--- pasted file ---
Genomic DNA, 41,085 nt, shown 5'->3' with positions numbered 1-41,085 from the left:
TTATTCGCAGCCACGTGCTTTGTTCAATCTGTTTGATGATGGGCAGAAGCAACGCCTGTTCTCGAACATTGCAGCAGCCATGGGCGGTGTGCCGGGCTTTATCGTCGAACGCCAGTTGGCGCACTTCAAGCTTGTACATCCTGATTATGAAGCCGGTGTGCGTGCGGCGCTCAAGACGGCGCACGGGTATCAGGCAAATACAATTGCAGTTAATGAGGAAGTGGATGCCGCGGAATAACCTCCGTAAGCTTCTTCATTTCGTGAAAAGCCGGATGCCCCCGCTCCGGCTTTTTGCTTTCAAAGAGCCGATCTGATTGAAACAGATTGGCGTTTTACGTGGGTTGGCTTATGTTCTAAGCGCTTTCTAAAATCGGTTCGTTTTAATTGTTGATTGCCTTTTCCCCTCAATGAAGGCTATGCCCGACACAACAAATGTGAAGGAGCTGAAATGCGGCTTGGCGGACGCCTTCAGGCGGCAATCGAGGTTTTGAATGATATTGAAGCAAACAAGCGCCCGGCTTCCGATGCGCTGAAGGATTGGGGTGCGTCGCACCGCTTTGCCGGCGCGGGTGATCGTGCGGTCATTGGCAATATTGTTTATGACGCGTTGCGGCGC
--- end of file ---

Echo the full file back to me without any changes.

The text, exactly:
Genomic DNA, 41,085 nt, shown 5'->3' with positions numbered 1-41,085 from the left:
TTATTCGCAGCCACGTGCTTTGTTCAATCTGTTTGATGATGGGCAGAAGCAACGCCTGTTCTCGAACATTGCAGCAGCCATGGGCGGTGTGCCGGGCTTTATCGTCGAACGCCAGTTGGCGCACTTCAAGCTTGTACATCCTGATTATGAAGCCGGTGTGCGTGCGGCGCTCAAGACGGCGCACGGGTATCAGGCAAATACAATTGCAGTTAATGAGGAAGTGGATGCCGCGGAATAACCTCCGTAAGCTTCTTCATTTCGTGAAAAGCCGGATGCCCCCGCTCCGGCTTTTTGCTTTCAAAGAGCCGATCTGATTGAAACAGATTGGCGTTTTACGTGGGTTGGCTTATGTTCTAAGCGCTTTCTAAAATCGGTTCGTTTTAATTGTTGATTGCCTTTTCCCCTCAATGAAGGCTATGCCCGACACAACAAATGTGAAGGAGCTGAAATGCGGCTTGGCGGACGCCTTCAGGCGGCAATCGAGGTTTTGAATGATATTGAAGCAAACAAGCGCCCGGCTTCCGATGCGCTGAAGGATTGGGGTGCGTCGCACCGCTTTGCCGGCGCGGGTGATCGTGCGGTCATTGGCAATATTGTTTATGACGCGTTGCGGCGC